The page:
On the 26th February 1815, Napoléon Bonaparte escaped exile on the Mediterranean island of Elba and sailed to the French mainland. After landing at the coastal town of Golfe-Juan on the first of March, he led his supporters to Paris where he began a period of government known as the Hundred Days.
On the 11th April 1814 Napoleon had agreed to the Treaty of Fontainebleau, in which he abdicated the throne following his defeat in the War of the Sixth Coalition. The treaty ended his rule of France but allowed him to keep his title as emperor. He was granted sovereignty of the island of Elba and, following a failed suicide attempt, arrived on the island on the 30th May.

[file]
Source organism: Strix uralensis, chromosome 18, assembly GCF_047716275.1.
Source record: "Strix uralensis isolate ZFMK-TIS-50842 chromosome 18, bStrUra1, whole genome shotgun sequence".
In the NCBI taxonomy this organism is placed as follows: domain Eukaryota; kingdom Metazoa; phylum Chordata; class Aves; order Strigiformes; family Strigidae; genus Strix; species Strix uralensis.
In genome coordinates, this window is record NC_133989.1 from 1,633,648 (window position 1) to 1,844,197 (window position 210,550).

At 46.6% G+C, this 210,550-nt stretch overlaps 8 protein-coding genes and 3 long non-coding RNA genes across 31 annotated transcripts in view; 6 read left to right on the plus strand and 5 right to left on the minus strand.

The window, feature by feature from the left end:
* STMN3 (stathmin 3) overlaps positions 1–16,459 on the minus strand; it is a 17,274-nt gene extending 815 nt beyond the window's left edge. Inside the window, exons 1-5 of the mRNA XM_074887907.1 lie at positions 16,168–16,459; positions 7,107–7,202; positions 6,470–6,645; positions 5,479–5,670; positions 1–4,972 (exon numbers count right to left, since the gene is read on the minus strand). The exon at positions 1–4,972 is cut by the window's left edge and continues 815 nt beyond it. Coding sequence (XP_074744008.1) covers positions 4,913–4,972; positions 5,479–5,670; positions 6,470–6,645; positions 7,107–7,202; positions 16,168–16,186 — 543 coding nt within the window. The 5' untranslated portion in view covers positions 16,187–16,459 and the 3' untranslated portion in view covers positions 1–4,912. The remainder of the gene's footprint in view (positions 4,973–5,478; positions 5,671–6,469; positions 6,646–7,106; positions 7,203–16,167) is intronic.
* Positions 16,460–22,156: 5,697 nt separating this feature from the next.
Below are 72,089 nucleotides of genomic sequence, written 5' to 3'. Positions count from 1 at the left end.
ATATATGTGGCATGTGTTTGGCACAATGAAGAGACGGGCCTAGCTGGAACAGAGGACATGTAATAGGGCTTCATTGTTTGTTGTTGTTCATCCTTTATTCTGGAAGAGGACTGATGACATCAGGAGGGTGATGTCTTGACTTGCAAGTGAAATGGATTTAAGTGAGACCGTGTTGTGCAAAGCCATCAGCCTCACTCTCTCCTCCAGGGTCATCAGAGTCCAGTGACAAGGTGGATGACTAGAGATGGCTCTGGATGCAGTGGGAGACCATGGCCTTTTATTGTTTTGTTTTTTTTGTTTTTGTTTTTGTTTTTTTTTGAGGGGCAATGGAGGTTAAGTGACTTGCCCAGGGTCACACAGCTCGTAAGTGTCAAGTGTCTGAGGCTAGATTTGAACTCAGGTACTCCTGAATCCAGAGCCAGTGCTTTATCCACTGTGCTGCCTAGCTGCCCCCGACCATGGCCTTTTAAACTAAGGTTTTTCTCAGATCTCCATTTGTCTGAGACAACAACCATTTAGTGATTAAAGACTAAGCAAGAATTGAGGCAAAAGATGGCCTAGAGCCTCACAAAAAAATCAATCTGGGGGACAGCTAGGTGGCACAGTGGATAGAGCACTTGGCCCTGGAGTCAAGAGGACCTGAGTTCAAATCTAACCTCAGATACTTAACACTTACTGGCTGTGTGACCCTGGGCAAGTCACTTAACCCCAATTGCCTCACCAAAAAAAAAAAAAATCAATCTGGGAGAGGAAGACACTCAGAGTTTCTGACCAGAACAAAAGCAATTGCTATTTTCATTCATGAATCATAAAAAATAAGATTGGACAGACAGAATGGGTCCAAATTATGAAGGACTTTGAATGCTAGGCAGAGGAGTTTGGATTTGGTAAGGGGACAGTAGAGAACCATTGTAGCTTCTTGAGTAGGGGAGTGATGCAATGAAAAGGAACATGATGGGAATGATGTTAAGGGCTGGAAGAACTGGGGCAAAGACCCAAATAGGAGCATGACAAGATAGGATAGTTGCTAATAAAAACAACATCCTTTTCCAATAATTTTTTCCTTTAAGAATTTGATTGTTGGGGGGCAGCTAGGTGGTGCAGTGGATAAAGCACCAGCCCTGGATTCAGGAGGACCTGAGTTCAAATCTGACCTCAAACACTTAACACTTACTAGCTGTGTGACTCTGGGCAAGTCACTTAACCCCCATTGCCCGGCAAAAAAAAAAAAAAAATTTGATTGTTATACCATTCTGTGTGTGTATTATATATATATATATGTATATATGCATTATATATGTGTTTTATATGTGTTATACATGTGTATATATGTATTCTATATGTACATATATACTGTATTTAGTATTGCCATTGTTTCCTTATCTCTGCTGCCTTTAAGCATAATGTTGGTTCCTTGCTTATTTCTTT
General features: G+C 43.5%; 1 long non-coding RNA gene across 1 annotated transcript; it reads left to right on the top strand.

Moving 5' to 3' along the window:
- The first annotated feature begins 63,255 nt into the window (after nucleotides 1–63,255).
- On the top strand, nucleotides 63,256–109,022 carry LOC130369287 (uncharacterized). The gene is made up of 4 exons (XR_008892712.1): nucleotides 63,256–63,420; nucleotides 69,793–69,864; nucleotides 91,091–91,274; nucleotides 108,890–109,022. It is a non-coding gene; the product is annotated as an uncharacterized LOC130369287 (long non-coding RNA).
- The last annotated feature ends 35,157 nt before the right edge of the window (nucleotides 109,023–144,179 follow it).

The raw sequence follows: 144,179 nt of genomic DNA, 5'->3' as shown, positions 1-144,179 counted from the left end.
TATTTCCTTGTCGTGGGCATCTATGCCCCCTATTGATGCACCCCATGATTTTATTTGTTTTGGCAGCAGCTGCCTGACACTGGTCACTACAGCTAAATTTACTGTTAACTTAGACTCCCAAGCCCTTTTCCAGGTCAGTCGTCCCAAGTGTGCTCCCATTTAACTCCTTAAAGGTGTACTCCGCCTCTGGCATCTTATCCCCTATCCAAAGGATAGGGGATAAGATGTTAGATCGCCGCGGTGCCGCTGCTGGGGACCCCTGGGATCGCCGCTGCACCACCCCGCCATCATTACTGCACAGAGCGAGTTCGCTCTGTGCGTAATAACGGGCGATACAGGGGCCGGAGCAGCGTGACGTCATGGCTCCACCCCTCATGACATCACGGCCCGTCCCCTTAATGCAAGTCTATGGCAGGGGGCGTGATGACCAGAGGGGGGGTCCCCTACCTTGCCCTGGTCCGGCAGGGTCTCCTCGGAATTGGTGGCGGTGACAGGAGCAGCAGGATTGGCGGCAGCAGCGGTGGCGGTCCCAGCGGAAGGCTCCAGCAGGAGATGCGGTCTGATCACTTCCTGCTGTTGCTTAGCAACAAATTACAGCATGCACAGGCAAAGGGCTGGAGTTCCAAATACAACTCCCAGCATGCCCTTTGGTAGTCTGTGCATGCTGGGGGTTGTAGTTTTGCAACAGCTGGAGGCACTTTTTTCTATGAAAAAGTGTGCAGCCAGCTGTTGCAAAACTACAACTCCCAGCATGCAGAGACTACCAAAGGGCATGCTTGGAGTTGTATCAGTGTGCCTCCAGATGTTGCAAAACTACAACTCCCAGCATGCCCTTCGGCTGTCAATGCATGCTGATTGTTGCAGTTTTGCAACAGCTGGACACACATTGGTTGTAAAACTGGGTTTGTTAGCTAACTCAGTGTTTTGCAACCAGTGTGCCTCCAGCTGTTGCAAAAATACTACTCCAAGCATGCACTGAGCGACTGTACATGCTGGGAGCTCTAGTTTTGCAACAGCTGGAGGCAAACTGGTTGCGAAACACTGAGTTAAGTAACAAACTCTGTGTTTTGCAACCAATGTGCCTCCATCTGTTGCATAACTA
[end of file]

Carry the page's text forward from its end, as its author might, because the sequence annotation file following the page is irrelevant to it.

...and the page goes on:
Throughout the nine months and 21 days that he remained on Elba, Napoleon observed with interest the unfolding situation in France under the restored Bourbon king. Meanwhile he implemented a series of social and economic reforms on the island. However, his confidence in the likelihood of a popular revolt in his favour led to him leaving the island while the Great Powers were distracted by internal arguments at the Congress of Vienna. The British navy ships that were supposed to ensure he was unable to escape his exile were not present when, on the 26th February, Napoleon headed for the French mainland on board the brig Inconstant accompanied by almost a thousand troops.
Napoleon’s arrival in France on the 1st March was greeted with enthusiasm, and he quickly secured a small army with whom he marched to Paris. His arrival on 20th March led Louis XVIII to flee the city.